He remained sedated and ventilated after the UDE was completed and was submitted to computed tomography (CT) angiography, which revealed several distal emboli of biological glue on the subsegmental areas of the pulmonary arterial circulation, some of those representing previous emboli, and some recent ones [Figure 1]. Cranio-encephalic CT did not show any relevant alterations. The patient was admitted to the intensive care unit (ICU), due to respiratory insufficiency type 1, hemodynamically stable without vasopressor support.
The patient stayed in ICU for 25 days due to persistent complications from his baseline disease, having developed severe anemia, and was submitted again to gastric varices embolization, and to gastric-splenic-renal shunt and portal vein recanalization. He showed no other complications related to the described pulmonary embolism. On the 25th day of ICU stay, the patient was extubated successfully and transferred to the intermediate care unit. On follow-up, he remained asymptomatic from a pulmonary perspective.
The treatment of choice for gastric fundal varices due to hepatic cirrhosis in patients with acute bleeding is an endoscopic injection of biologic glue. Other alternative interventions such as band ligation or transjugular intrahepatic portosystemic shunt might be considered in case of failure.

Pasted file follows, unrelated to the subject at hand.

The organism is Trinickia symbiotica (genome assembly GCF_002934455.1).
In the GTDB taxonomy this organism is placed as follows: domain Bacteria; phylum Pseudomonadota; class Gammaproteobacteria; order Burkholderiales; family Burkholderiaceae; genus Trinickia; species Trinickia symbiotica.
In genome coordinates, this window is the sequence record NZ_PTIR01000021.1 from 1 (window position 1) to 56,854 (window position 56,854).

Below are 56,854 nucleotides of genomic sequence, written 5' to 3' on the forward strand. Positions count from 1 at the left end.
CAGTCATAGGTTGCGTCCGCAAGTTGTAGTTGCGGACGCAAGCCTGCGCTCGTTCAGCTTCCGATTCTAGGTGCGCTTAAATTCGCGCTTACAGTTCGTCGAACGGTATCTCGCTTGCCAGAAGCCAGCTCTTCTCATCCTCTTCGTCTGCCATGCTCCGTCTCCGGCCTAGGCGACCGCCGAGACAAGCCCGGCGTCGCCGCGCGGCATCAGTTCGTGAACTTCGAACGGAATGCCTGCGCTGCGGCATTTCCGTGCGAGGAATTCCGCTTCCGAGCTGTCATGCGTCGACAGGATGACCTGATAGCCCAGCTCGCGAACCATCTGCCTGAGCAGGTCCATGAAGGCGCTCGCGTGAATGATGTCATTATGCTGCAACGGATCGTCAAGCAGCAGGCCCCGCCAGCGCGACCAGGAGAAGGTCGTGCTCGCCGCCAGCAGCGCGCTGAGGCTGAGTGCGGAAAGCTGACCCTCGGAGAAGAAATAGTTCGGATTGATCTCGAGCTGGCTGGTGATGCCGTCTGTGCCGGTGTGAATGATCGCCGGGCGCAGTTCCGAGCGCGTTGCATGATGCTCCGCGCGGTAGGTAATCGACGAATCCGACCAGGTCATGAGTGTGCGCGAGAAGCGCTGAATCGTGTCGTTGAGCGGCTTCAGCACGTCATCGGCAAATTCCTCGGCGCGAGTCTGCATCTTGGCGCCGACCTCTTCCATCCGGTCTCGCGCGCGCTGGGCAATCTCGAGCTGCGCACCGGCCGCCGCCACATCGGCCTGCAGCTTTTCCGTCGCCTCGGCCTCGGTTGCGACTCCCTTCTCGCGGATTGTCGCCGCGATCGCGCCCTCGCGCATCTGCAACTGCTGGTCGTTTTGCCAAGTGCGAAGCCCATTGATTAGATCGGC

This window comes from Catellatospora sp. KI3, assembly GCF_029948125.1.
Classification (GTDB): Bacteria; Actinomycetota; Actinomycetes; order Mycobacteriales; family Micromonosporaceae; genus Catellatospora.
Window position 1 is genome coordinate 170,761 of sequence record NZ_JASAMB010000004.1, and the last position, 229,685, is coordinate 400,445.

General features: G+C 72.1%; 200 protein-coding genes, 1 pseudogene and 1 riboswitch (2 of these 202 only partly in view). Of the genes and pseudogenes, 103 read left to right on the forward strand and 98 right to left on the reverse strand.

The glue consists of a mixture of n-butyl-cyanoacrylate, a watery solution that polymerizes immediately when in contact with blood, and lipiodol, which is an oil-based agent that delays the polymerization process, thus reducing the likelihood of glue particles adhering to the endoscope or needle. The higher volume associated with the use of lipiodol solution increases the risk of delayed polymerization and, thus, the risk of pulmonary embolization.
The blood supply of gastric varices is derived from the short gastric and gastroepiploic veins, which drain to the left renal vein and afterward into the inferior vena cava and right heart. Besides pulmonary embolization, local thrombosis with splenic and portal vein occlusion, splenic infarction, and recurrent sepsis caused by glue emboli are also described. In the case of a patent foramen oval, the emboli might travel into the systemic circulation and cause distant organ embolization specifically in the cerebral and coronary circulation.